After a successful walk around Cape May Pt SP, where we saw a Northern Goshawk and Orange-crowned Warbler among many other cool (literally) birds, we took another pass by Lily Lake hoping to find one of the Eurasian Wigeon that roam the point. A large flock of geese and other ducks had gathered at the west end so we parked and got the scope out. The first thing I saw when I put my eye up to the scope was the orange bill and white border of a Greater White-fronted Goose! A totally unexpected county lifer and a decent self-found rarity for the region! Josh and Mark got on the scope and ended up finding a total of 7 mixed in with the Canadas! Other nice birds on the lake were 5 Redhead, 8 Bonaparte’s Gulls, and 8 other waterfowl species but no Eurasian Wigeon.
Re-energized after finding the rare geese, we headed back to Cape May Point to wander around and search for the White-winged Dove in the cold and snow. We had gotten a tip that it sometimes roosts in the pines in the dunes across from the house on Harvard that it sometimes comes to for food. The three of us scoured the area around the feeder house, and carefully scanned the pines in the dunes but couldn’t find the dove. Finally, while I was climbing around through the dunes I heard Josh yell from back on the road saying the dove had just flown in! I ran down around and sure enough, the chunky White-winged Dove was perched a tree above the feeders and then dropped down to join the Mourning Doves and other birds feeding on the ground. It often got into little scuffles with the Mourning Doves, where one of the two would peck at the other and then the White-winged would throw its weight around and raise its wing in aggression.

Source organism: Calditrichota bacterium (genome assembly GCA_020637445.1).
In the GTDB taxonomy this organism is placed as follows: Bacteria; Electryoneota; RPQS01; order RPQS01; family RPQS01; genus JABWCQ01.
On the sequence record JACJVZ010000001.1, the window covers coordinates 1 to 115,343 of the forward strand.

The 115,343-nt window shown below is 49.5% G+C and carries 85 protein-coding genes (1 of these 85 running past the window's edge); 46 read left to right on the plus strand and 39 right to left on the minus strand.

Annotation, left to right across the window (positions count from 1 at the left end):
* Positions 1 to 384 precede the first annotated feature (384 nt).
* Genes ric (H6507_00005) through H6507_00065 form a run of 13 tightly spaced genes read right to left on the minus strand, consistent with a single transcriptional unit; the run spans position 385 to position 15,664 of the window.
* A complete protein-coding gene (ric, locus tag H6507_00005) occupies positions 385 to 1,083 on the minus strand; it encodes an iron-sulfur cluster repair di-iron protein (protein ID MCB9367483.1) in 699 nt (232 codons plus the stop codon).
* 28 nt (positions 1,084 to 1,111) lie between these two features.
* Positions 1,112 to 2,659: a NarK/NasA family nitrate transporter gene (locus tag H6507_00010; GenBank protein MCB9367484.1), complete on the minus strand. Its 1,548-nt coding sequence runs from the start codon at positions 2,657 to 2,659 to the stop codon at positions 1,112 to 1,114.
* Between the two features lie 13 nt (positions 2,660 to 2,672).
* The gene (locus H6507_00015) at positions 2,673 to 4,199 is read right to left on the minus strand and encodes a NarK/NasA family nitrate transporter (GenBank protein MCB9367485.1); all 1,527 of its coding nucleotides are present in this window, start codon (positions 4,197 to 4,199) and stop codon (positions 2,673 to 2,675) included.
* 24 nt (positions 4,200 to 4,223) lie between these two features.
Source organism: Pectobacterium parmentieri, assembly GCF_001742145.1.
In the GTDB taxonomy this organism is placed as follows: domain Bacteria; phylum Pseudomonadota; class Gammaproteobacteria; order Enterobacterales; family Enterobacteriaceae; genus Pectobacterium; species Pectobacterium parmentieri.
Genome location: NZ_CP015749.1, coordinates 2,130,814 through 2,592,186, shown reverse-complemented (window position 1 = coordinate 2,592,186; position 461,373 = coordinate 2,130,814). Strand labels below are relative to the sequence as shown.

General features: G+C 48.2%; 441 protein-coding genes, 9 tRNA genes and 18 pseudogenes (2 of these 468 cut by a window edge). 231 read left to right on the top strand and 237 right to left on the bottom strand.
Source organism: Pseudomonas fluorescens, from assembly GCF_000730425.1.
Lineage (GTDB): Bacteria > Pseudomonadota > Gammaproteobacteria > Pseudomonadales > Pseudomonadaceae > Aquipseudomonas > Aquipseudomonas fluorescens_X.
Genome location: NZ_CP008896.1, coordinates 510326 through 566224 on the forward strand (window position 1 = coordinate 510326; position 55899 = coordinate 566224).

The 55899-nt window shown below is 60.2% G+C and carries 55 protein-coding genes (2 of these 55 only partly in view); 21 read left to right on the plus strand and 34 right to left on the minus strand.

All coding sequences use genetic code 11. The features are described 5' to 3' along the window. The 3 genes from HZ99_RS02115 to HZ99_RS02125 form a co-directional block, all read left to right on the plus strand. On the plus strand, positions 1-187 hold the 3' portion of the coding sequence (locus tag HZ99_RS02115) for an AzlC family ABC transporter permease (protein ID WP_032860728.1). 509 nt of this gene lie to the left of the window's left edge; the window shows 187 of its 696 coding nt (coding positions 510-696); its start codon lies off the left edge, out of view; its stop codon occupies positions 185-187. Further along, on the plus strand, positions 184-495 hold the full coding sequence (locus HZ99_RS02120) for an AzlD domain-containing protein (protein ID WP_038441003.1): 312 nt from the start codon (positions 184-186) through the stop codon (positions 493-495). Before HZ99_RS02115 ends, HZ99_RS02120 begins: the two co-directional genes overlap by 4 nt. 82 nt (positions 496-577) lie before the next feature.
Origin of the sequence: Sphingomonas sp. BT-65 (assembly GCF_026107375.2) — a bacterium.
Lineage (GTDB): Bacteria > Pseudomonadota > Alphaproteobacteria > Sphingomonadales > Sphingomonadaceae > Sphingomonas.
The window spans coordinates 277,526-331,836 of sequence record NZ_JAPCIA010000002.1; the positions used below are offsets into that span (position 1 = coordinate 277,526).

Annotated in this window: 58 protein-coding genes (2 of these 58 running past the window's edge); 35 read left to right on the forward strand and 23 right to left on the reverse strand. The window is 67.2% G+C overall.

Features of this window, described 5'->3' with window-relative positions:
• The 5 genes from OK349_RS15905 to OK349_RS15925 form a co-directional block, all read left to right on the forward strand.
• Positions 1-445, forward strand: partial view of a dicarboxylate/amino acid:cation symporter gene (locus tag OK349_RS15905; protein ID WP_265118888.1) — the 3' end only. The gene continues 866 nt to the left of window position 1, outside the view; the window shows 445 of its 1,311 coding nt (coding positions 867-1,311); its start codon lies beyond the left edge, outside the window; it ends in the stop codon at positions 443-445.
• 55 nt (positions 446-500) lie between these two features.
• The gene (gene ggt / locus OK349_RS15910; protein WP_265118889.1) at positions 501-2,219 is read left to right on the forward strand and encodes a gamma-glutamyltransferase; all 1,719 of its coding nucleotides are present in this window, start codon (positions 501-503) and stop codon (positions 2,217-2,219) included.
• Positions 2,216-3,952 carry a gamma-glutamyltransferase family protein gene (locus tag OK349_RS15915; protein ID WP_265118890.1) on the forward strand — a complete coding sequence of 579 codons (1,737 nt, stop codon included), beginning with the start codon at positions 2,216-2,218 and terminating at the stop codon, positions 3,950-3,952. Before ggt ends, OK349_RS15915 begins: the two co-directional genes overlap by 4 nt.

As if finally finding the dove wasn’t good enough, as we were watching it Chris Vogel drove up and walked out onto the dunes…a few minutes later he walked back down towards us and said he had just re-found the Painted Bunting foraging on the dunes with some sparrows. The bunting had been missing for a few days, so it was great to hear that it was still around. We ran up to try to find it, but it had disappeared. I wandered back and forth for a while and finally spotted a little flash of green shoot past me. The bunting was actively foraging, climbing up on dead grasses and picking at the seeds. It was hard to pin down, but I finally army-crawled through the snow and got fairly close for some nice photos.
While we watched the bunting, a small flock of geese passed over and mixed in with them were two of the 7 Greater White-fronted Geese we had just found. The flock passed low over us and then continued out over Delaware Bay. We spent the rest of the afternoon looking for the mysterious Black-headed Gull along the bayshore and then drove up to Jakes Landing at sunset to look for Short-eared Owls. We were lucky to see 3 owls including one that flew in really close and also heard a Clapper Rail and a Marsh Wren. A Great Horned Owl also flew in and landed on an Osprey platform nearby! It was a great end to a fantastic day of snow birding around Cape May County, and I can’t wait to get back down there!